27 February 2014 08:48 [Source: ICIS news]
KOLKATA (ICIS)--India likely to keep in abeyance a planned gradual phase-out of polyethylene terephthalate (PET) bottles as containers for liquid oral formulations by the pharmaceutical industry, pending further study, a government official said on Thursday.
The initial plan was to phase out the use of PET bottles and replace them with glass bottles over a six-month period from January 2014, the official said.
The country’s pharmaceutical industry sought further scientific reports on the harm caused by PET packaging, he said.
According to the Goa Pharmaceutical Manufacturers Association (GPMA), the ban on use of PET for packing liquid formulations was not backed by scientific evidence and the packaging material was in extensive use even in highly regulated markets like UK, US and Japan.
India initially ordered the phase-out based on a report submitted by the Drug Technical Advisory Board (DTAB) to the Drug Controller General of India (DGCI), citing possible adverse effect on drug formulations packed in plastic bottles at high temperatures, which is prevalent in the country.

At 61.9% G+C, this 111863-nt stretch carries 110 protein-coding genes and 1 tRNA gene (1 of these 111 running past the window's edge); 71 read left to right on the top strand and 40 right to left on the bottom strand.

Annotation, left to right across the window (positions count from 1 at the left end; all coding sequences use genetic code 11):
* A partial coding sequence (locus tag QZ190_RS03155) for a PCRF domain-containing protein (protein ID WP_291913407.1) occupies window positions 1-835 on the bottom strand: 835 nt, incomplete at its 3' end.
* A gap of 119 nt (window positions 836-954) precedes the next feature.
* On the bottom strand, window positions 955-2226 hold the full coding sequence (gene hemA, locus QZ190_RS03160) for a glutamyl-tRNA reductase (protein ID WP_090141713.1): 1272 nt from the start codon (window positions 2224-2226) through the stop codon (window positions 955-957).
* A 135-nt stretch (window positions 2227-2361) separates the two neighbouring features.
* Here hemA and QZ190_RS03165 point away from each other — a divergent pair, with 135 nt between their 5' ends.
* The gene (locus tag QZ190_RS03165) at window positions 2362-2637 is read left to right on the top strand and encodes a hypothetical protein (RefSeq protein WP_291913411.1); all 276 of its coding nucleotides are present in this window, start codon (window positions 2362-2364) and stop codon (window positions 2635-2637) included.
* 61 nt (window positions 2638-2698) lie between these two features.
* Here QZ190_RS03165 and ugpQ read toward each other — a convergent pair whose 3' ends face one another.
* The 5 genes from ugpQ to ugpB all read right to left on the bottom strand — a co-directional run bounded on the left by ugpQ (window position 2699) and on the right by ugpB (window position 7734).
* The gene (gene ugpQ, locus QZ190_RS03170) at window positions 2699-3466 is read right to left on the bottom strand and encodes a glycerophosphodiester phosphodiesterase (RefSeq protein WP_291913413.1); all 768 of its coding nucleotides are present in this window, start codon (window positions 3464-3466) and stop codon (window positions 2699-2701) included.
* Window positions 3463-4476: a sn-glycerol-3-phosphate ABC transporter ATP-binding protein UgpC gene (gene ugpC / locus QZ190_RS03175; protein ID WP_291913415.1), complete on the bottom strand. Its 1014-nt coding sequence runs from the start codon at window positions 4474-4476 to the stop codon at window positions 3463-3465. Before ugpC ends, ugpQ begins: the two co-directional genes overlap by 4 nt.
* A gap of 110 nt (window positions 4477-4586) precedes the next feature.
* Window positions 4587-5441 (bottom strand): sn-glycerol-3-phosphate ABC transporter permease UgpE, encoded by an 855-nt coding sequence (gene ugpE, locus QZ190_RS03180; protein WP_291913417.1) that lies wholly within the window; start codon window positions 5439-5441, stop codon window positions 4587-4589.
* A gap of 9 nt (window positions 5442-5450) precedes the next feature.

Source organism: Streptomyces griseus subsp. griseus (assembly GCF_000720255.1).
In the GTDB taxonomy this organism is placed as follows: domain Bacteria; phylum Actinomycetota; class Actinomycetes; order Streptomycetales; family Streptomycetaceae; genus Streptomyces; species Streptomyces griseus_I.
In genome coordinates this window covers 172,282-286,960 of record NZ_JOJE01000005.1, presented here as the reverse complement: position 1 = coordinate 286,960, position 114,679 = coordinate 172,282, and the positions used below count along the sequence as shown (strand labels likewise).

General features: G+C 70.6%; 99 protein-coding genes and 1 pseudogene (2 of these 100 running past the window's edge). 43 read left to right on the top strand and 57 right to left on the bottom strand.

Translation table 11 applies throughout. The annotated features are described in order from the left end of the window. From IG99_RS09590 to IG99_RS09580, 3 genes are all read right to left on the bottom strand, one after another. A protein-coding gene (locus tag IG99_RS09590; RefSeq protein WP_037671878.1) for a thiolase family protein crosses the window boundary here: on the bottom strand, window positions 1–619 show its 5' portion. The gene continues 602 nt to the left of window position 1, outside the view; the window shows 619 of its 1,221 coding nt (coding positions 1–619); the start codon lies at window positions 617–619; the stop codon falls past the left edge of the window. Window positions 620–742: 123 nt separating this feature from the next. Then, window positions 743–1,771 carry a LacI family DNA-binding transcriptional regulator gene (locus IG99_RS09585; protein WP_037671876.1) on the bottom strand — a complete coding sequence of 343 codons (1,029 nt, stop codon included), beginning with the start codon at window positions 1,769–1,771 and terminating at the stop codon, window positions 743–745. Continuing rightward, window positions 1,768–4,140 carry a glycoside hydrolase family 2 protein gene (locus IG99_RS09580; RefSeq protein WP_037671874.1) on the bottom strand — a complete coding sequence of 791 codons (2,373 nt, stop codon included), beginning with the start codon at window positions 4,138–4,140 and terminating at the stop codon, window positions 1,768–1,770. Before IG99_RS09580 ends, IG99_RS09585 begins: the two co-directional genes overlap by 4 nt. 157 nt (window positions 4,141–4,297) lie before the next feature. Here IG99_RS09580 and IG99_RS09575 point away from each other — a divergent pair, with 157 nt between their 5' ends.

“India has large variation in temperatures rising to 40-45 degree centigrade … and the high temperature may result in increased leachbility [of drug formulations] or percolate and dissolve in solution ,” the DTAB said.
GPMA, in its representations to the government, noted expansion plans for liquid pharmaceutical formulations were held up since the packaging aspect is critical in making the investments.
It added that the proposed switch to glass bottles would be time consuming and entail costs, possibly lead to a shortage of liquid formulations in the market.
The Indian pharmaceutical packaging material industry is valued at around $23bn and is growing at annualized rate of 15%. Packing for beverages and pharmaceuticals account for $1.6bn of the total PET industry, and is forecast to grow to $2.15bn by 2016.
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